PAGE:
When I was 25, I moved to a different province and I started a new job. Coincidentally so did Susan. But while I then had a pretty carefree rest of being 25 (I got married, settled into a new city, made some friends...) it has not been so lucky and carefree for Susan.
Earlier this year, she shattered (and I say that literally) her elbow while skating on the Rideau Canal. In the midst of all the recovery from that, she had a pain in her neck. She figured said pain was a pulled muscle and was going to get it checked out the next time she was at physio. Luckily, her mother had a bad feeling about it and made her go see her doctor. Before she knew it, she was in the oncology ward dealing with a diagnosis of cancer. Yup- the "c" word...at 25 years old.
When I started my job, I was immediately enrolled in my company's extended health benefits. From my first day of work, I had extensive drug (and other) coverage. I also immediately had short- and long-term disability coverage in the case of a debilitating illness. This is rare- most companies don't "take you in" like that until you've been working for them for 3 months. Why is this important? Well, Susan started a new job 2 months before being diagnosed with cancer. A month short of having extended benefits.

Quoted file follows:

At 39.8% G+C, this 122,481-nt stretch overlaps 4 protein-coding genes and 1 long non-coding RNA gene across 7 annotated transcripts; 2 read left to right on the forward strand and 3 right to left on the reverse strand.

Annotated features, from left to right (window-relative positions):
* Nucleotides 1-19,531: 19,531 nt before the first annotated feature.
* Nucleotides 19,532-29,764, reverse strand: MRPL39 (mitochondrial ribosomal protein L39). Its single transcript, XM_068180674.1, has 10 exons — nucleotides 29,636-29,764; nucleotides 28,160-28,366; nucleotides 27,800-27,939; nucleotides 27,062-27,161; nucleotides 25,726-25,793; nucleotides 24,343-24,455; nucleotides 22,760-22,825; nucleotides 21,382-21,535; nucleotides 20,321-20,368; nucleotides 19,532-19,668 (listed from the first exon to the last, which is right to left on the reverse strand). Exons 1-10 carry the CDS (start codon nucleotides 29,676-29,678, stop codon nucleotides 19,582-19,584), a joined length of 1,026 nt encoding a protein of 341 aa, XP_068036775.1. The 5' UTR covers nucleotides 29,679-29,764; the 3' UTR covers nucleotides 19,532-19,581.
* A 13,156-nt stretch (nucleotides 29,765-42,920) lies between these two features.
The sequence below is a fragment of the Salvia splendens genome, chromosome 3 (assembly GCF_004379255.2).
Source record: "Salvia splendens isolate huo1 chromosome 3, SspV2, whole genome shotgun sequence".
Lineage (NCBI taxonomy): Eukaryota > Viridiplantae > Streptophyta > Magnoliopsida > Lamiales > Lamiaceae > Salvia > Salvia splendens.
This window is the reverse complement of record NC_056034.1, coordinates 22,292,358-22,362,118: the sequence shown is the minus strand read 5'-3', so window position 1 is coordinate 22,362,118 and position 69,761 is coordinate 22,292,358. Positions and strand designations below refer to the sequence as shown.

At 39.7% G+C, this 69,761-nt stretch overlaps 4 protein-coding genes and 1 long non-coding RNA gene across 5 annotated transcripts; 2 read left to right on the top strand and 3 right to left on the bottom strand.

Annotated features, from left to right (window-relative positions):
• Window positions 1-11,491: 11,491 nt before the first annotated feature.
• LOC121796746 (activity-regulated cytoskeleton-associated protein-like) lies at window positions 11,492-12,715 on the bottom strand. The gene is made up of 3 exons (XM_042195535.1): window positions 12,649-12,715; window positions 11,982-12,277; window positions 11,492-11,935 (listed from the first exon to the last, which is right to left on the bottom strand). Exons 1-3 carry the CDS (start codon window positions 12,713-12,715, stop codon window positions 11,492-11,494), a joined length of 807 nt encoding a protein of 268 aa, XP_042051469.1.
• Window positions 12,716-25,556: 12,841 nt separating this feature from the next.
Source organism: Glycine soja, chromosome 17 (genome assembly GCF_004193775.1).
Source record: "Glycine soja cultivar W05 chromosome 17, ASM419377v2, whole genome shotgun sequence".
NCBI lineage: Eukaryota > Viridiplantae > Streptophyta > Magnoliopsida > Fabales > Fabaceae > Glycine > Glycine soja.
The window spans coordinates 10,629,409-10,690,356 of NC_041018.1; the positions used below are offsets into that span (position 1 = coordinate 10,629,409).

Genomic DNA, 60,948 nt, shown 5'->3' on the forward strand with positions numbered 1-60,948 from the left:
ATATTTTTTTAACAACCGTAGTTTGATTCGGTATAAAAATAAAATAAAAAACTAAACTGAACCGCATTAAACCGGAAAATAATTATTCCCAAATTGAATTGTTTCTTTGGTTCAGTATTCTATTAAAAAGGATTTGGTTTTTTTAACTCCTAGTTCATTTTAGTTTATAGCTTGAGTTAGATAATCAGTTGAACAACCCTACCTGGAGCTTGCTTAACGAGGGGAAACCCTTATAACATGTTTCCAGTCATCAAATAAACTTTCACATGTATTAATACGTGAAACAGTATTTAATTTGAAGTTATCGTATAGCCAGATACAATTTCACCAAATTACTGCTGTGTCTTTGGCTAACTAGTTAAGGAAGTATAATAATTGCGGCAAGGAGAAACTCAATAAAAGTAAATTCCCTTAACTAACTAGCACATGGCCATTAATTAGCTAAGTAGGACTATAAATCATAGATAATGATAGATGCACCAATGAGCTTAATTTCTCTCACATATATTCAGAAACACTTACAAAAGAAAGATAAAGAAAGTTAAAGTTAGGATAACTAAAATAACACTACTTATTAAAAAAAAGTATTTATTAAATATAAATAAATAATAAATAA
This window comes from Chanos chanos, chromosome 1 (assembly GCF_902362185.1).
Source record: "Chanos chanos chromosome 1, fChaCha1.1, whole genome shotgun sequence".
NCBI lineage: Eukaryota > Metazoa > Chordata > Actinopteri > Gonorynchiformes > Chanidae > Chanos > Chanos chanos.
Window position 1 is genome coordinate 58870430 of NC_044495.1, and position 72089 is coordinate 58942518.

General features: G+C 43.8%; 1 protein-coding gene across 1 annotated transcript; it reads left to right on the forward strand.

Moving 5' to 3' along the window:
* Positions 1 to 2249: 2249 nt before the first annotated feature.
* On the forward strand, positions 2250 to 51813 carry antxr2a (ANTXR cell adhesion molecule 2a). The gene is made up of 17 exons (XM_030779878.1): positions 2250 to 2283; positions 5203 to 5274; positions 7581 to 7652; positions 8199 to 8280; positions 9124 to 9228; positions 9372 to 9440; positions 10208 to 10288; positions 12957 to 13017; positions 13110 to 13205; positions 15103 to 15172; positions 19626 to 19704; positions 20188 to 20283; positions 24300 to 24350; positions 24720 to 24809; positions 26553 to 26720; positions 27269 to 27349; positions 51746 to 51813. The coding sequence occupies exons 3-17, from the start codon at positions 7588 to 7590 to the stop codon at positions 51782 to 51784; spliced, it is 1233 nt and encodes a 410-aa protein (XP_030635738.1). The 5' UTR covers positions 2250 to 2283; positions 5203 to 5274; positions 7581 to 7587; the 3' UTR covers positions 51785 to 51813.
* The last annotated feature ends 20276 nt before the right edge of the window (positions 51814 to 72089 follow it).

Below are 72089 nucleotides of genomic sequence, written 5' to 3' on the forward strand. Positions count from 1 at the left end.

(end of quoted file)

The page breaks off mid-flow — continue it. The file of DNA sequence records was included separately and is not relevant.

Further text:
The good news: the Canadian health care system takes care of MOST of Susan's medical needs. She's had two surgeries, many x-rays, a CT scan, and countless other tests that have all been payed for. She's been in the hospital since her diagnosis and she doesn't need to pay for that. Also, she recently moved in with family- so there's no rent to pay or bills adding up at home.
The bad news: the Canadian health care system doesn't cover ALL of Susan's medical needs. As she's going through chemotherapy, she may need anti-nausea medication that isn't covered, she may need other medication that would normally only be covered by an extended benefits plan and that she therefore has to pay for out of pocket. Also, little bills just add up here and there- cell phones, car insurance, a cup of coffee at a cafe...
So while the medical and other costs could be higher, Susan isn't working! Her job right now is to take everything that cancer throws at her and to come out the other side and unfortunately, that doesn't generate any income. So in order to help Susan out, enter the Great Fundraising Act.
Don't think you want to participate in bidding or won't have internet access on the 25th? You can still donate- a PayPal site has been set up to collect donations.
And if you can't donate financially- keep Susan in your thoughts and go over and send her some kind words on her blog. She's a lovely person and a great writer- you'll enjoy her posts.
For more details or if you have any questions- check out the Great Fundraising Act page and I'm sure Janetha would be happy to answer any questions you might have.
Thank you for taking the time to read this and for anything you might do to help Susan out.